Eiden: Covid is no fun at all


I’m not sick very often and, in fact, I rarely even catch a cold, which is a weird statement. Like someone is out there with a butterfly net, tromping through crowds thinking, “Dang it, I caught one right here last year, now where is it?” I’m rarely ill but last fall I caught, got or had Covid. I didn’t like it and I don’t want to have it again, but I don’t want to ever have a lot of things again; a broken arm comes to mind.

During my foray into the virus, one symptom was I didn’t really want to talk. Gar took this as a real plus and barely contained his joy. As the congestion worsened, I became a world-class snorer extraordinaire. At one point, Gar brought me a meme he’d seen online stating, “When a guy is really into you, he doesn’t care if you snore while sleeping. He’ll be like, “Snore for me you sexy, diesel-powered generator.” Lucky for me, my hubs has a sense of humor, and it helps that he’s hard of hearing. I also lost my sense of taste. My offspring would lament, “We’ve eaten your cooking and seen your clothing style. You never had taste.”

Gar was vaccinated with the two-shot Moderna last spring. He’s got an autoimmune disease and takes medication that lowers his immune response so his physician and our birthed doctor felt it important that he be vaccinated. They never fussed much about me. I didn’t have anything that would compromise my health and I’m sure the kids are convinced, and in despair, that I’m too ornery to ever die. Since I’m so rarely taken down by a bug maybe there’s truth to that, and also to something Gar liked to chortle when he was feeling particularly brave, “I think you haven’t gotten Covid because you’re a carrier…of all bad things.”

I didn’t get vaccinated and I’m not proud of it, but one reason I didn’t get the shot was because so many people in positions of authority were demanding it. I’ve told you, I barely take suggestions, so when someone starts shouting orders, I’m like a ninja, darting through the forest of rebellion. I also know Jesus as my savior so I’m certain that to die is gain. I gave our doctor-son this two-part answer when he asked me if I’d get vaccinated when his dad did. While at the hospital later, a colleague asked him how he got people to take the shot? Tanner scoffed, “Heck, I dunno, I can’t even get my mom to take the shot.”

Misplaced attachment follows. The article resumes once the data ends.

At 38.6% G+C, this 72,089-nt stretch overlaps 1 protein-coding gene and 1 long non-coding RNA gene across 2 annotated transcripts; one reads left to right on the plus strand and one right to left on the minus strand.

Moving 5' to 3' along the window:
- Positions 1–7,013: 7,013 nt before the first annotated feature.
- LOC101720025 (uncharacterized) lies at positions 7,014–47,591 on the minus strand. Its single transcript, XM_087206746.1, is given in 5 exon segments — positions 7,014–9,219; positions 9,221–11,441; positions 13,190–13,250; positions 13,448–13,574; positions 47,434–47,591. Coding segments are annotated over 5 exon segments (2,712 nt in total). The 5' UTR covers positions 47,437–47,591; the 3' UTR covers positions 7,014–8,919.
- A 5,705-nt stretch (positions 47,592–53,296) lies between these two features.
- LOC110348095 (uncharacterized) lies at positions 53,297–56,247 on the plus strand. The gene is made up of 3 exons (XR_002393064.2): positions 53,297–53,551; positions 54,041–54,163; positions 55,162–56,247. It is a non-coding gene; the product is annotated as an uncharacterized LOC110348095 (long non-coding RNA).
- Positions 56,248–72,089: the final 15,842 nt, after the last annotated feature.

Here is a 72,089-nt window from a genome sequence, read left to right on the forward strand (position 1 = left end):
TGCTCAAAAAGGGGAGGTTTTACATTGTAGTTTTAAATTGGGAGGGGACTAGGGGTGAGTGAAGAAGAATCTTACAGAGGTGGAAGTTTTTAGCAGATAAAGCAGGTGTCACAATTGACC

I’m also not sorry I wasn’t vaccinated because Gar came down with Covid symptoms four days before me. He’d been sick with what we thought was just a bug, and slept a lot. I kept working and feeling frisky until about 1 a.m. on a Thursday morning when my body woke me and said, “I didn’t think we were drinkers and I know we’re not exercise zealots, so whatever it was we did last night, we’re on the losing end of that deal now.” It’s true, my head was pounding like I’d seen the bottom of a bottle of Jim Beam and my legs were aching, as if I might have unknowingly entered, then like an idiot, ran, the Boston Marathon. Since running for me would be even farther fetched than alcohol consumption, I knew I was doomed.

Amazingly, the next morning I got up and fixed breakfast. Am I a robot, Pavlov’s dog or just stupid? Let’s not say the latter, even though that’s the one right there. I rested that day, fixed dinner that night, took cold medicine to help me sleep and woke the next day feeling perhaps more miserable than before. On a lighter note…Gar nearly died that day. Keep in mind he doesn’t cook. At all. And if he mentions “we” could make something, he doesn’t mean him. Here we were, curled cat-like in our fuzzy jammies on our separate sofas. I considered taking Gar’s pulse but I didn’t know what a cat’s pulse should be. As we snuggled under fleece blankets, we were up to our ears in wheezing, weakness, coughing and fatigue, but since I had still managed to make meals, Gar in all seriousness, turned to me and said, “Maybe we could make cinnamon rolls tomorrow.” I didn’t respond because my only hopeful thought was, “Has homicide recently been made legal?” Sometimes Gar sails a stormy sea and doesn’t even know it.

Trena Eiden                  [email protected]

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